|"From on High," watercolor, 8 1/2 x 5, 300 lb d'Arches rough press paper|
When you need inspiration, "Go to Work!" yell the experts.
The muse shows up when you work, even when you're in the doldrums, when you're in a valley. Don't actually work, just play around, and see what happens.
"Put butt to chair, pen to paper, and just write" has been an axiom for writers and journalists. I know of many times in writing, I would get the nut graph, and then a lead, and somehow, by the end of the article, the appropriate conclusion would somehow just show up. I think that's the muse, help from "on high."
Creative people in every area probably have similar experiences. (Aside--I irreverently wonder if that happened when Yahweh created the universe, not knowing exactly how it would go and turn out? Picture the Spirit saying, "Hmmm, let's try this next and see where it goes." No wonder "He" rested on the seventh day.)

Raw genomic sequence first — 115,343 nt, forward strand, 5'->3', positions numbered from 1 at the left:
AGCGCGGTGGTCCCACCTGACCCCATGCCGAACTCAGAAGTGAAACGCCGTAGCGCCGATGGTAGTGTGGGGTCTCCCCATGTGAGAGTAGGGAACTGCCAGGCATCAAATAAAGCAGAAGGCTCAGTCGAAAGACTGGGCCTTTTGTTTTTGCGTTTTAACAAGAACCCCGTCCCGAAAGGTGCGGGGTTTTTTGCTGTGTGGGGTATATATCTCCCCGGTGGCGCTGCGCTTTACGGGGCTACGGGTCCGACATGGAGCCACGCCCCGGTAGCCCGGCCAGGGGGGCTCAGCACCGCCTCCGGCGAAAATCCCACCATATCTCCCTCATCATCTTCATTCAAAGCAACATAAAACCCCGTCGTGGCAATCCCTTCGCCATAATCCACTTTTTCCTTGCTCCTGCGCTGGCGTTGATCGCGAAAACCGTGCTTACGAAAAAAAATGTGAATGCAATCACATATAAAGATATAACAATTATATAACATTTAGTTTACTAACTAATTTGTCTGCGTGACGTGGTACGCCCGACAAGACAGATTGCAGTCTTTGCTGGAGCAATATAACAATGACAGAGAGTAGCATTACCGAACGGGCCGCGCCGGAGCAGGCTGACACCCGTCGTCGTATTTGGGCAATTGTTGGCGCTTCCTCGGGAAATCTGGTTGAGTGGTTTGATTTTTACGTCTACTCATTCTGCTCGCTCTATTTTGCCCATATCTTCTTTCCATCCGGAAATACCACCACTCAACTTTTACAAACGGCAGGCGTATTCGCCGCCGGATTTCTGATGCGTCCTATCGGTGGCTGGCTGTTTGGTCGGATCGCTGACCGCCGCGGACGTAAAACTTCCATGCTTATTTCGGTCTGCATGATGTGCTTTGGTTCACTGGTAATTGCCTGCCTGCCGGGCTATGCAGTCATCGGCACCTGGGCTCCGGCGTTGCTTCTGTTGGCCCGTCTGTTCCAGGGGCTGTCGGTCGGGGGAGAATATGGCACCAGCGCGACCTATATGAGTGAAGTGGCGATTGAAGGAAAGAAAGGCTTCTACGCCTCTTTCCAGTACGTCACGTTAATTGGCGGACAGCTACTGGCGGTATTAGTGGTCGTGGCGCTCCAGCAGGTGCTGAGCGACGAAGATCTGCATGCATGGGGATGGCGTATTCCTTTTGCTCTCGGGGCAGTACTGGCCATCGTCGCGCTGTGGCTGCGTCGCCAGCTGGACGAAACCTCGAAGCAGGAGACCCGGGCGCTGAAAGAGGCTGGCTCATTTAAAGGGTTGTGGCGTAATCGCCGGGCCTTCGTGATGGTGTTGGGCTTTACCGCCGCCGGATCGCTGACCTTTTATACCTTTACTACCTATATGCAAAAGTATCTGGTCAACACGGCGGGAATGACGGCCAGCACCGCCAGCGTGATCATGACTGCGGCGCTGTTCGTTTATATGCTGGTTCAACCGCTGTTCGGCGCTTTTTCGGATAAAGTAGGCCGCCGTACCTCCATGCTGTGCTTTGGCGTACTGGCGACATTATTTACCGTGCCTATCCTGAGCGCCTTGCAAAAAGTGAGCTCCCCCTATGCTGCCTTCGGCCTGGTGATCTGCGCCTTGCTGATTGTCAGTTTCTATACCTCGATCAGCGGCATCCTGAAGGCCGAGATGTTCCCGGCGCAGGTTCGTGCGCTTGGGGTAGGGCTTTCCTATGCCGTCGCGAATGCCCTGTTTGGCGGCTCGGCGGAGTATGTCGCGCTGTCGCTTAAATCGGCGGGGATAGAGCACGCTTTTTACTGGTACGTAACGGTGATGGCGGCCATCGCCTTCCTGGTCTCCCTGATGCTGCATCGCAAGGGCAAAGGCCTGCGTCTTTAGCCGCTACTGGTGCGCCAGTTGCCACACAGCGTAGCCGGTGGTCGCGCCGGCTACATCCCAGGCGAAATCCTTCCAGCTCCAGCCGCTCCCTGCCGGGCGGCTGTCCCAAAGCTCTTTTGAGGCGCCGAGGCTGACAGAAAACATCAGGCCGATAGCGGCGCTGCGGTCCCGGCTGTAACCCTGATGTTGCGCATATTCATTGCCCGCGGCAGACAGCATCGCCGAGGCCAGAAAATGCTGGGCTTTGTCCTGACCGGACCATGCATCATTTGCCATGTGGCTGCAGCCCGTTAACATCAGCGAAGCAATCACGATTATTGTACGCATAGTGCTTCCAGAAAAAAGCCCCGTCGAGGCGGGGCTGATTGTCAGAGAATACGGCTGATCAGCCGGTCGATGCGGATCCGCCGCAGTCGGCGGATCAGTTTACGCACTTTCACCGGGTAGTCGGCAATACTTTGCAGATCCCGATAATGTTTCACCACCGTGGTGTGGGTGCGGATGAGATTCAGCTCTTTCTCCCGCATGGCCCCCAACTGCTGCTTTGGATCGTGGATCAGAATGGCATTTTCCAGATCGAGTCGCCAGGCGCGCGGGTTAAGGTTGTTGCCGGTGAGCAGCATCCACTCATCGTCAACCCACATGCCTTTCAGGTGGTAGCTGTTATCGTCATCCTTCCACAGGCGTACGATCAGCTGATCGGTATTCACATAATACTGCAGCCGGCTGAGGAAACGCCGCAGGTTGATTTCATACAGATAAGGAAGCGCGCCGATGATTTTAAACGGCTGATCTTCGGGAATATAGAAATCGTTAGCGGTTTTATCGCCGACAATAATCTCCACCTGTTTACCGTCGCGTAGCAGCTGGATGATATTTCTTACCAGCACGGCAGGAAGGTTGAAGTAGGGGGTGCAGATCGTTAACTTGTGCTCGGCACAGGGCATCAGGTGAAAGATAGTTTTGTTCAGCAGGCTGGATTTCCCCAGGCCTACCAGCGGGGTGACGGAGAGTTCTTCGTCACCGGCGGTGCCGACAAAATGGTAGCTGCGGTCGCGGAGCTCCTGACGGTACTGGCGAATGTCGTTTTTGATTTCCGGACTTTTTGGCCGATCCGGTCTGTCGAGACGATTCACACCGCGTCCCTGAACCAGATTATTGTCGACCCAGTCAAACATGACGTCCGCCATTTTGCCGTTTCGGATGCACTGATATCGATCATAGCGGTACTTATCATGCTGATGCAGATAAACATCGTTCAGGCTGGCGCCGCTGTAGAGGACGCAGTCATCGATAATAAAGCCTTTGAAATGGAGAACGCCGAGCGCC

I do know it is true in painting, especially watercolor, the medium you want to have some control over, but can't control. And, when you're in the valley, and nothing seems to inspire, or there's no energy, the answer often is, "Just play around," for help from on high.
And for me, I think of the Psalmist, who asked the same question "...where does my help come from?" with
"I lift up my eyes to the mountains...." ---Psalms 121.1
Sort of my mantra too, and even in Oklahoma, as a child of New Mexico and the West, I can remember, dream, and imagine, the mountains are inside me.
Thus today's playtime watercolor, seeking help from on high, in more ways that one.